The annual Social Security Statement provides a useful client building opportunity to financial advisors by providing an estimate of the level of Social Security benefits a person can expect. Research my company has done found that most people 1) carefully review this estimate, and 2) incorporate it into their planning about when to retire. But most also misinterpret the information: they think the estimate is what they will actually be able to spend. But they are wrong, because they usually overlook two factors. First, Medicare Part B and Part D premiums are deducted from this benefit, reducing it considerably. Additionally, it is most likely that these premiums will take an increasing share of the Social Security check, for one simple reason: Medicare premiums are going up faster than inflation and there is every reason to believe this will continue. Indeed, the 2007 Social Security Trustee’s Report estimated that by 2037, on average, Medicare Part B and D premiums and co-pays on Medicare covered services will take 70% of the average Social Security benefit.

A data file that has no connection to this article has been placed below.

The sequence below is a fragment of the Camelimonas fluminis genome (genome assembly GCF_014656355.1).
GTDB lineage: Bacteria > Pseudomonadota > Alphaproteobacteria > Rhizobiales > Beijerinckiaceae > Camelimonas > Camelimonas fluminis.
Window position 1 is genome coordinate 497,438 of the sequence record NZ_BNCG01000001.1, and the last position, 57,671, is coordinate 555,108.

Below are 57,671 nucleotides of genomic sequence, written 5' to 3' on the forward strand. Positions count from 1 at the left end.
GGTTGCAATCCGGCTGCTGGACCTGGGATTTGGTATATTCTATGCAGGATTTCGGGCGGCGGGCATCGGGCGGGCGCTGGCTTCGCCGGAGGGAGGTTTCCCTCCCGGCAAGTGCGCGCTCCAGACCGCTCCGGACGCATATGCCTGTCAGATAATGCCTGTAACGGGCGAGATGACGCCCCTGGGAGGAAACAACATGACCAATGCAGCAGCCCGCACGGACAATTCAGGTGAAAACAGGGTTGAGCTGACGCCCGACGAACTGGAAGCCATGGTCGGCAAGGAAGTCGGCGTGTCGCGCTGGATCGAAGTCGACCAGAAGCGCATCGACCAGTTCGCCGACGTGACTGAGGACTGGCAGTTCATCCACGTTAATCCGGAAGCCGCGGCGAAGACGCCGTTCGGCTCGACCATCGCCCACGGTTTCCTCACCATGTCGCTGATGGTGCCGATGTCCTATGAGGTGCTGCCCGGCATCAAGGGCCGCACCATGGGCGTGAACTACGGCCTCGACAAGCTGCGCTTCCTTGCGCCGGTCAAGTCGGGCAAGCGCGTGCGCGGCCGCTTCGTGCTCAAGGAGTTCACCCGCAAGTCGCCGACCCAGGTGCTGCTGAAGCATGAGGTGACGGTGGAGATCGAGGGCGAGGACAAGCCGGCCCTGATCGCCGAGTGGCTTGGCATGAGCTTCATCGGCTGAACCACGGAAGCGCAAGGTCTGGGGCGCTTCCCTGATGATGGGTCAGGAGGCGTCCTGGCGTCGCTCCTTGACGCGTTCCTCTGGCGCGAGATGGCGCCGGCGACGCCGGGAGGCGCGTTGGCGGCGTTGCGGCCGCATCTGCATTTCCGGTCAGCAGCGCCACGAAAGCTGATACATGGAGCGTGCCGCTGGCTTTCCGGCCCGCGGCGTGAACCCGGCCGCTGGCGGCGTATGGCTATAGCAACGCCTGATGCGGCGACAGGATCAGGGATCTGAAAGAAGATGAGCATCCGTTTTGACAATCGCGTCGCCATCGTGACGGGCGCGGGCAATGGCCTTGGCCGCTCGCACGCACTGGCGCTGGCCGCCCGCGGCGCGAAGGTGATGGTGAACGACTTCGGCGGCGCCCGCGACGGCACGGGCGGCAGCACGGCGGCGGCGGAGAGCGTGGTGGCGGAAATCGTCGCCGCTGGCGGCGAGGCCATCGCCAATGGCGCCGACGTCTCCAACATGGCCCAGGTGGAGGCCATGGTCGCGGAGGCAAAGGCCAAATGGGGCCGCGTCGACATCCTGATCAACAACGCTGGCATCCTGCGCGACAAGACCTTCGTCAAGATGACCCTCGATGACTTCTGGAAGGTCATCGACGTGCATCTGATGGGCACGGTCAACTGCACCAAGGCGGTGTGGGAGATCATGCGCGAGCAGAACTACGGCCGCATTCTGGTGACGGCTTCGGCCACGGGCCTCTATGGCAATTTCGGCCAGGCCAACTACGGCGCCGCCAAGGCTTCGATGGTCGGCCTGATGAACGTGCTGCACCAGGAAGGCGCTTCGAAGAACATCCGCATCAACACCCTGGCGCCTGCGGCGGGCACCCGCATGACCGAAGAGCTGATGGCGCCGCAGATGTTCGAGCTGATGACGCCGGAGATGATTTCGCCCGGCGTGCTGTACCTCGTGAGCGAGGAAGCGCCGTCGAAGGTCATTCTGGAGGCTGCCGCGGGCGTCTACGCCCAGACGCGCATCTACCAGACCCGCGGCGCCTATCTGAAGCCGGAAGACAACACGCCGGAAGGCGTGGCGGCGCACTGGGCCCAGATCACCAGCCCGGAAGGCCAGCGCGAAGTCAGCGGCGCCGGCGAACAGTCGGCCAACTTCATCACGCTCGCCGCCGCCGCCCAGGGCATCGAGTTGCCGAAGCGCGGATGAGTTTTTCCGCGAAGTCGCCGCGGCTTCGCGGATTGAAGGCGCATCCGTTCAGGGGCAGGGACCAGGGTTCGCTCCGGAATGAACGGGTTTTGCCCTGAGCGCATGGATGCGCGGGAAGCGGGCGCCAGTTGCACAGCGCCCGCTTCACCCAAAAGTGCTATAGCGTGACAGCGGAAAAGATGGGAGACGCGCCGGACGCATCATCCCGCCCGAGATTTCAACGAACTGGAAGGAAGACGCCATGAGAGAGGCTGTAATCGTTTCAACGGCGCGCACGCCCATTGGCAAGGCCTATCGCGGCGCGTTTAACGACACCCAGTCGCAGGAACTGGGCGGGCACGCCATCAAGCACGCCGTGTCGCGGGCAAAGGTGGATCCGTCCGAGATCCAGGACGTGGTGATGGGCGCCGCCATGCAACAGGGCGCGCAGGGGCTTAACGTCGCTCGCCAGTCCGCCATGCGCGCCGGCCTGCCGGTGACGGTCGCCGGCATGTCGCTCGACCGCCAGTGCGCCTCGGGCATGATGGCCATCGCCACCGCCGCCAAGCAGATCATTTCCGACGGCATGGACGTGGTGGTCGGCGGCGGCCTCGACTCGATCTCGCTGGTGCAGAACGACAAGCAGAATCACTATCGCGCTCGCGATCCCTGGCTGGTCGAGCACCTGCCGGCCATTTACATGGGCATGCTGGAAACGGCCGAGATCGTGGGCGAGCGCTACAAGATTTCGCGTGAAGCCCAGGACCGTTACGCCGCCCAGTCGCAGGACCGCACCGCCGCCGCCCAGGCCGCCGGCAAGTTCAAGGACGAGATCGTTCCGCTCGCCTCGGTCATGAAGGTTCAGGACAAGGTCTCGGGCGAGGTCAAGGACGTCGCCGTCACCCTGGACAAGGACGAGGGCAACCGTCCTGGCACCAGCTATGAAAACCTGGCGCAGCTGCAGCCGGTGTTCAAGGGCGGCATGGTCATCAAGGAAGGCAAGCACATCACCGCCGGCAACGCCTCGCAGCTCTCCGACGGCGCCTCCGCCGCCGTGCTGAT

The other issue is that Social Security benefits are taxed for those with income (including investment income) above a basic level. Married clients with income of at least $44,000 will have 85% of their Social Security benefits taxed. Thus, the estimate is far from what those receiving benefits will actually get to spend, and it is important that this misconception is clarified.
The annual Social Security statement is a great planning tool. You know when your clients get it. It is important and useful to call clients right after they receive the statement, go over it with them, let them know what will be taken from their benefits and start showing them the best way to build on the Social Security foundation. The statement is annual and so, I believe, should be your follow up call.